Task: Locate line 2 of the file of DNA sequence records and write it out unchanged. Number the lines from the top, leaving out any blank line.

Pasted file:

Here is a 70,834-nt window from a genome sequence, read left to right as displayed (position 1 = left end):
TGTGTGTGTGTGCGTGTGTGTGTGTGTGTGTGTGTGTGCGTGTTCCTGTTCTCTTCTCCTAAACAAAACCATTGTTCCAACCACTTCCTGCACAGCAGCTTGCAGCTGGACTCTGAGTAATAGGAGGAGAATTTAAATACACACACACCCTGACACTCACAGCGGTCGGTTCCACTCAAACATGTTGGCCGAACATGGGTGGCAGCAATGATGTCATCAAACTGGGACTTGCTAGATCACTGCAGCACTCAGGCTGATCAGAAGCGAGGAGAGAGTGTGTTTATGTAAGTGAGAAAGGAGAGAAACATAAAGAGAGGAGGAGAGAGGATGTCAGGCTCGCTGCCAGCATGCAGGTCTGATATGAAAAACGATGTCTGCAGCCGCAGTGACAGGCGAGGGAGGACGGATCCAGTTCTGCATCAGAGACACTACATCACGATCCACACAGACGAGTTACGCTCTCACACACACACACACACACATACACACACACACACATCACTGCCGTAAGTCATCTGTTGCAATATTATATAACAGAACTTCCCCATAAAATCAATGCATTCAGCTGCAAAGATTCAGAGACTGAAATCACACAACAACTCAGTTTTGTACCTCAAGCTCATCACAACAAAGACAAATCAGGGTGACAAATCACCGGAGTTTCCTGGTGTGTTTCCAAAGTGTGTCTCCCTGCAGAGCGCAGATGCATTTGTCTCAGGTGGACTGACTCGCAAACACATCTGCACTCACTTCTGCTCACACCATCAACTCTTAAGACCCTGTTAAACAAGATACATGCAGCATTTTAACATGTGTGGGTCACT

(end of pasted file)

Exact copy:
TGTGTGTGTGTGCGTGTGTGTGTGTGTGTGTGTGTGTGCGTGTTCCTGTTCTCTTCTCCTAAACAAAACCATTGTTCCAACCACTTCCTGCACAGCAGCTTGCAGCTGGACTCTGAGTAATAGGAGGAGAATTTAAATACACACACACCCTGACACTCACAGCGGTCGGTTCCACTCAAACATGTTGGCCGAACATGGGTGGCAGCAATGATGTCATCAAACTGGGACTTGCTAGATCACTGCAGCACTCAGGCTGATCAGAAGCGAGGAGAGAGTGTGTTTATGTAAGTGAGAAAGGAGAGAAACATAAAGAGAGGAGGAGAGAGGATGTCAGGCTCGCTGCCAGCATGCAGGTCTGATATGAAAAACGATGTCTGCAGCCGCAGTGACAGGCGAGGGAGGACGGATCCAGTTCTGCATCAGAGACACTACATCACGATCCACACAGACGAGTTACGCTCTCACACACACACACACACACATACACACACACACACATCACTGCCGTAAGTCATCTGTTGCAATATTATATAACAGAACTTCCCCATAAAATCAATGCATTCAGCTGCAAAGATTCAGAGACTGAAATCACACAACAACTCAGTTTTGTACCTCAAGCTCATCACAACAAAGACAAATCAGGGTGACAAATCACCGGAGTTTCCTGGTGTGTTTCCAAAGTGTGTCTCCCTGCAGAGCGCAGATGCATTTGTCTCAGGTGGACTGACTCGCAAACACATCTGCACTCACTTCTGCTCACACCATCAACTCTTAAGACCCTGTTAAACAAGATACATGCAGCATTTTAACATGTGTGGGTCACT